Thu, May 26, 2011 - Page 3 News List

Legislature ratifies fisheries convention

SMELLS FISHY:DPP legislators questioned whether Taiwan would be treated as an equal member, as Taipei is denied the right to vote on amendments to the convention

By Shih Hsiu-chuan  /  Staff Reporter

A government proposal to participate in international regulations to implement fishery management in the South Pacific in the capacity of a “fishing entity” under the name “Chinese Taipei” was preliminarily ratified by the legislature yesterday.

Council of Agriculture Minister Chen Wu-hsiung (陳武雄) signed the Instrument for the Participation of Fishing Entities in January, which signaled Taiwan’s intention to join the regime established by the Convention on the Conservation and Management of High Seas Fishery Resources in the South Pacific Ocean.

Although Taiwan handed the instrument over to the New Zealand government on Jan. 31, it required ratification by the legislature.

The convention of the South Pacific Regional Fisheries Management Organisation underpins the management of non-migratory fish species in the region, including deep-sea fish stocks, such as orange roughy, and pelagic species, such as the jack mackerel.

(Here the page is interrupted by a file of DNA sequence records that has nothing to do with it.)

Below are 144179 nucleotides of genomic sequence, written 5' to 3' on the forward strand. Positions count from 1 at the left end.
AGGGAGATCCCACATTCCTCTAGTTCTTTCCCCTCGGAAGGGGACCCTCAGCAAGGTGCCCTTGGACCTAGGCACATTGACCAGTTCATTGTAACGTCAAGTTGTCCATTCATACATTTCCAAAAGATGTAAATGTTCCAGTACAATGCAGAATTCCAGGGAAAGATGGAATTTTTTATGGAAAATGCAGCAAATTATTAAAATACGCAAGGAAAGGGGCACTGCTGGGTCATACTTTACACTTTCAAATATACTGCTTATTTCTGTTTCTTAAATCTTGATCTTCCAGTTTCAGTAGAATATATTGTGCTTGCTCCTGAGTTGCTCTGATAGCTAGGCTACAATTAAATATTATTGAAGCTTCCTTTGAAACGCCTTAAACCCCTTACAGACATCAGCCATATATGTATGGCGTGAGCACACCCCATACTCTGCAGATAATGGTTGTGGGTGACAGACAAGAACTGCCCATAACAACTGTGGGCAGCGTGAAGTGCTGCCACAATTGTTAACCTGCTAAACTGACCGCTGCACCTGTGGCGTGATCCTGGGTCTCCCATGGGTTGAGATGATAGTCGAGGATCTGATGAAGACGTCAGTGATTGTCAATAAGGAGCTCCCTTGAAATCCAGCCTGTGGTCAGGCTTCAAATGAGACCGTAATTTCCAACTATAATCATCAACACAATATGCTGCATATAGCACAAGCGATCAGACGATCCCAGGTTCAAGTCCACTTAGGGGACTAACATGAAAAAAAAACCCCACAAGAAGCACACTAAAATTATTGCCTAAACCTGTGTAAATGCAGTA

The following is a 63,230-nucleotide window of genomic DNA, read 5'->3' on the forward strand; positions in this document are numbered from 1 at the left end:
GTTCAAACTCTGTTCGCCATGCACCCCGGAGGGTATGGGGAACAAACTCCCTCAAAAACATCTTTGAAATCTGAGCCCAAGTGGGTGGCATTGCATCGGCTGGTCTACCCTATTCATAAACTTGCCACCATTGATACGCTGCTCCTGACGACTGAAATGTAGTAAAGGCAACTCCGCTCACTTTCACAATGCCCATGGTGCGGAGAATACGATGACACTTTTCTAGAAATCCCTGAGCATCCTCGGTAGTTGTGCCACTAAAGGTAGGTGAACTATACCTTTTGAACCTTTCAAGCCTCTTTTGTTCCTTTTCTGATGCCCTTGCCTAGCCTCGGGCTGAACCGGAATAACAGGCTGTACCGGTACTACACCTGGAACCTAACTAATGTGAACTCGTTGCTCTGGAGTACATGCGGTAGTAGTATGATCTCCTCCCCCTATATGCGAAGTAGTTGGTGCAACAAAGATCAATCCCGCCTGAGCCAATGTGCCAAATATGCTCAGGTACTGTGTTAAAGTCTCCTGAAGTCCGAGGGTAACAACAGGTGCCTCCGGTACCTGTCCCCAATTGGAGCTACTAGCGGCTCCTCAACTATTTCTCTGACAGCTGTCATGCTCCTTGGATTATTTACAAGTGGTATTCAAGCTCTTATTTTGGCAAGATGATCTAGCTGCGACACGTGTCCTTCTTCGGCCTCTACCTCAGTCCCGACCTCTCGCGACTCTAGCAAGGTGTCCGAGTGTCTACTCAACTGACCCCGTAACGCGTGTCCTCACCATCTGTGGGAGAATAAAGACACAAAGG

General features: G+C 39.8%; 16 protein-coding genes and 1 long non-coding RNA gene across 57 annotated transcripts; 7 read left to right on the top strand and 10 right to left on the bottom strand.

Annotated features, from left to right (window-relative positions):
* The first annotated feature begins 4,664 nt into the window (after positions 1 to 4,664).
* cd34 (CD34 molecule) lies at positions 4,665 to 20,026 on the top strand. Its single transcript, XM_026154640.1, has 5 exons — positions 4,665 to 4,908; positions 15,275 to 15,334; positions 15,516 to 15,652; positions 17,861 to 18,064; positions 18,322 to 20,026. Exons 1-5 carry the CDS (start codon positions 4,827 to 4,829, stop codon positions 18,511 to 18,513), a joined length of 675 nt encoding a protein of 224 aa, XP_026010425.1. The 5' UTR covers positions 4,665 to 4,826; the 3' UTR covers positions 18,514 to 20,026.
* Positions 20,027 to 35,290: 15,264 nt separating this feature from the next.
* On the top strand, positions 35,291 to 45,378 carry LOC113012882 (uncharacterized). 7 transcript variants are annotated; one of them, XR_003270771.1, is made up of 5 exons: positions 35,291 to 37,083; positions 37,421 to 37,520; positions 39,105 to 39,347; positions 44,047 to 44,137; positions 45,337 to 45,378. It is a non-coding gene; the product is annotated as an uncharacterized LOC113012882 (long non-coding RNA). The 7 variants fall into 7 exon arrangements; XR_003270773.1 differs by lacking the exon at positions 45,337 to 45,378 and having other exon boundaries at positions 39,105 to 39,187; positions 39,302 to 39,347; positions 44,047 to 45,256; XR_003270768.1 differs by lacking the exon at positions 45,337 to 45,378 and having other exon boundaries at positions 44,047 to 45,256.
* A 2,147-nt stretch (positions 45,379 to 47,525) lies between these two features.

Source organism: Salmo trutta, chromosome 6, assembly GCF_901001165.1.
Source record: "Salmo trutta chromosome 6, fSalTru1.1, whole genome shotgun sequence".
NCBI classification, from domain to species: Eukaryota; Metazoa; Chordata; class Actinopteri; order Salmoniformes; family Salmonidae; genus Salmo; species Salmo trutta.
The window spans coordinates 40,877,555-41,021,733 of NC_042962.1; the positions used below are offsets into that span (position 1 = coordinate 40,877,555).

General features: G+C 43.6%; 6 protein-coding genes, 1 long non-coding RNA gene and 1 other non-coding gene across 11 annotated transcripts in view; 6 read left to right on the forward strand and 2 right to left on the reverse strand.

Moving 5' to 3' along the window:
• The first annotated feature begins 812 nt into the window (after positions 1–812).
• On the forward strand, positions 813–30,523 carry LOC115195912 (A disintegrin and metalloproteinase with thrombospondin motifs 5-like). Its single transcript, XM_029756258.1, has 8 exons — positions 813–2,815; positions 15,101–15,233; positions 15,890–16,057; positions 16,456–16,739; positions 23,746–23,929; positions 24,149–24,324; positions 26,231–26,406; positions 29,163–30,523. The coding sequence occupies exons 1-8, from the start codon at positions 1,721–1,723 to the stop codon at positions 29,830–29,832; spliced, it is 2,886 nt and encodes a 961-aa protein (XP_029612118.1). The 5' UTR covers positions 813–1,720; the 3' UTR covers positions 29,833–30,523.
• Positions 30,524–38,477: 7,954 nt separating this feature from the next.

Despite various concerns expressed by lawmakers at the legislature’s Foreign and Defense Committee over the signing of the convention, it ultimately cleared the committee without objection.

Democratic Progressive Party (DPP) legislators questioned whether Taiwan would be treated as an equal member, as the country is denied the right to run for the chair or vice chair posts in the organization, to confirm the appointment of the director-general or to vote on amendments to the convention.

“It seems we would not be entitled to exert our rights as a sovereign nation in the organization,” DPP Legislator Tsai Huang-liang (蔡煌瑯) said.

DPP Legislator Hsu Tain-tsair (許添財) asked why Taiwan was unable to secure the same rights it enjoyed in the Western and Central Pacific Fisheries Commission and the Inter-American Tropical Tuna Commission, which are similar conventions.

For his part, Chinese Nationalist Party (KMT) Legislator Ting Shou-chung (丁守中) said the legislature should put the ratification on hold, as “major fishing countries such as Japan, the US and the EU are all in no hurry to participate.”

“I oppose ratification unless other major fishing countries all agree to the convention. The earlier you participate, the more you are subject to the regulations,” Ting said. “We don’t need to join just to participate in an international organization.”

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